History does not necessarily provide evidence of empowerment of a community linked to its linguistic skills in a specific language. China and Japan embarked on the growth trajectory without a major chunk of English speaking population. Sounds strange to outsiders that in India your English prowess can not only secure employment but also place you well in the corridors of power!

However, it does not come as a surprise when the language continues to lure industry, whether in real estate or Bollywood you will find an influx of English names everywhere, the film industry does a commendable job of mixing English with its Indian cousins in songs and movie dialogues. No regional language strikes the chord with the Indian market like English does, so how do you blame the middle class for placing it on top of the Linguistic pile?

The attitude towards the language has changed in India. English is no longer an adopted child, but a biological one that commands equal respect and affection from its parents as their mother tongue. Exposure to English translates into global exposure, as English is one language used across the globe.

India’s language of empowerment does face some challenges, however. There is an army of archaic politicians and vernacular chauvinists who fear losing their identity and culture with the increasing influx of English in their daily lives. English Language teaching in India has still a long way to go, as there is a severe paucity of English teachers, especially in the government schools in rural and semi rural areas.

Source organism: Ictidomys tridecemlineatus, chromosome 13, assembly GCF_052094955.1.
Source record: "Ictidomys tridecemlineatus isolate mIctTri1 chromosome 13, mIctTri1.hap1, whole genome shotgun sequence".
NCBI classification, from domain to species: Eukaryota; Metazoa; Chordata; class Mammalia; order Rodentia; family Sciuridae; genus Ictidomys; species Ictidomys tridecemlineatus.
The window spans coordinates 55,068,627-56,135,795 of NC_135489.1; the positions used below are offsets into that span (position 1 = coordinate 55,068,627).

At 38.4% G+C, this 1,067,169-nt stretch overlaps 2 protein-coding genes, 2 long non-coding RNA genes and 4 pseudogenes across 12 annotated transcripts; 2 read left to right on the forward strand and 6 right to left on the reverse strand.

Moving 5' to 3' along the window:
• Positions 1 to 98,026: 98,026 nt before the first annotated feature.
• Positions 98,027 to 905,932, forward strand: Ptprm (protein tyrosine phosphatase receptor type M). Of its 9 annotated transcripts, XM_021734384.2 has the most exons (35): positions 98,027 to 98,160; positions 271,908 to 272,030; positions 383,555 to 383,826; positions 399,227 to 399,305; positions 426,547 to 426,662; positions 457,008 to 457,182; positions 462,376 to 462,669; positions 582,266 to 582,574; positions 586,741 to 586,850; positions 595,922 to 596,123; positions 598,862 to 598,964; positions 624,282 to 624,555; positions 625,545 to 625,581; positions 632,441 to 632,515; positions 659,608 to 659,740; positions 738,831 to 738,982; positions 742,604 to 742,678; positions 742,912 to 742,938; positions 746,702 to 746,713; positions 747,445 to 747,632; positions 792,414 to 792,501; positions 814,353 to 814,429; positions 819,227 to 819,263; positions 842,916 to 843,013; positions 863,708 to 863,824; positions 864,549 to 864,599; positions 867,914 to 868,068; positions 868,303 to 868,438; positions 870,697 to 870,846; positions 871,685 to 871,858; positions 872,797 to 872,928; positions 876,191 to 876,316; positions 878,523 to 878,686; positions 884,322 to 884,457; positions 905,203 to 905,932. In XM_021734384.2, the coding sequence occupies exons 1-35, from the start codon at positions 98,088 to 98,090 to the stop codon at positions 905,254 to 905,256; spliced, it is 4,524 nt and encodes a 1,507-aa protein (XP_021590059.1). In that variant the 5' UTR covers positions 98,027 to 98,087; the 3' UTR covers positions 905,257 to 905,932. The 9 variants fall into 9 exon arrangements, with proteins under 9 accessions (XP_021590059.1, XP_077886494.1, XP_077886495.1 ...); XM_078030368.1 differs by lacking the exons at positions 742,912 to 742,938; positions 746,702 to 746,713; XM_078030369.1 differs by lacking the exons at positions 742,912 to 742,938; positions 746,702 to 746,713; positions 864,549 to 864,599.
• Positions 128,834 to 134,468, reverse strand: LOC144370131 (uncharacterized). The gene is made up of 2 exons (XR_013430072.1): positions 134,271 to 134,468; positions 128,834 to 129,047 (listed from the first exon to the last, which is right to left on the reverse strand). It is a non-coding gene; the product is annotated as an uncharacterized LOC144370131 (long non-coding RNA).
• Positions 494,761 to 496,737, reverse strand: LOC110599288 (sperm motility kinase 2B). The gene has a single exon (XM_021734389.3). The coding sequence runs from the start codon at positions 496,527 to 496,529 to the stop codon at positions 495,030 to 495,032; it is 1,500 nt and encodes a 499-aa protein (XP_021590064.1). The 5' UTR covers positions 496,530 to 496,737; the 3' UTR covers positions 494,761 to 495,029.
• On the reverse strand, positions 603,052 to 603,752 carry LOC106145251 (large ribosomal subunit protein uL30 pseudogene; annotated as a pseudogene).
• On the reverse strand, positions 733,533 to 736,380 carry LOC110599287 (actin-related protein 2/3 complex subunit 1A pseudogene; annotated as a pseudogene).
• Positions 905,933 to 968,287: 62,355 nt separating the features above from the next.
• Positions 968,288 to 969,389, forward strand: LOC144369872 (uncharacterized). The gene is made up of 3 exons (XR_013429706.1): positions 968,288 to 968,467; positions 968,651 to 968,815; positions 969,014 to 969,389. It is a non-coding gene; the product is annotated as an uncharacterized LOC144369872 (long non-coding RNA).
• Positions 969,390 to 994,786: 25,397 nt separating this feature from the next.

The Annual Status of Education Report (ASER) for 2009, released by Pratham—the largest non-governmental organization in the education sector— shows only 43.8% of students in class I could read the English alphabet, and that ability was limited to the upper case letters. Despite the government’s resolve to promote the teaching of English in schools and colleges as a key to vocational education, the state of English teaching remains abysmal in most of the Indian states. David Graddol in his book English Next India argues that India has to keep pace with global development of English or it may loose its edge over other developing countries. China pays handsome salaries to English teachers, Japanese, tired of facing scarcity of English speakers have introduced English as a compulsory language in primary schools, and Russia is already using English as a working language.

In the world where boundaries are increasingly porous, learning a global language should not be viewed as threat to one’s own culture and identity, but a way to integrate oneself with the world. In fact, empirical evidence shows that Multilingualism would be viewed as a professional skill in the future. People who can speak more than one language have better analytical skills and greater intercultural competence.

In the case of India, when a language affects the fortunes of its speaker community, it is obvious that the community would linguistically migrate towards the language of prosperity and embrace it as its own, while the vernacular chauvinists’ keep thinking (often in English) how to counter the English influence.


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Sonal Jaitly

Sonal is a young professional, aspiring writer and an astute observer of life. Born and brought up in India, reciving a mix of both Indian and western education, Sonal earned a Masters in Business Administration, but gave up business to work for Education, her passion.

An explorer at heart, Sonal loves to travel and interact with people, meeting new people, reading about different customs and cultures is something that fascinates her. Juggling between pursuing her passions and her career, Sonal believes it is important to be a perpetual student of life, learn, unlearn and relearn while navigating through the hills and valleys of this beautiful journey called “life”.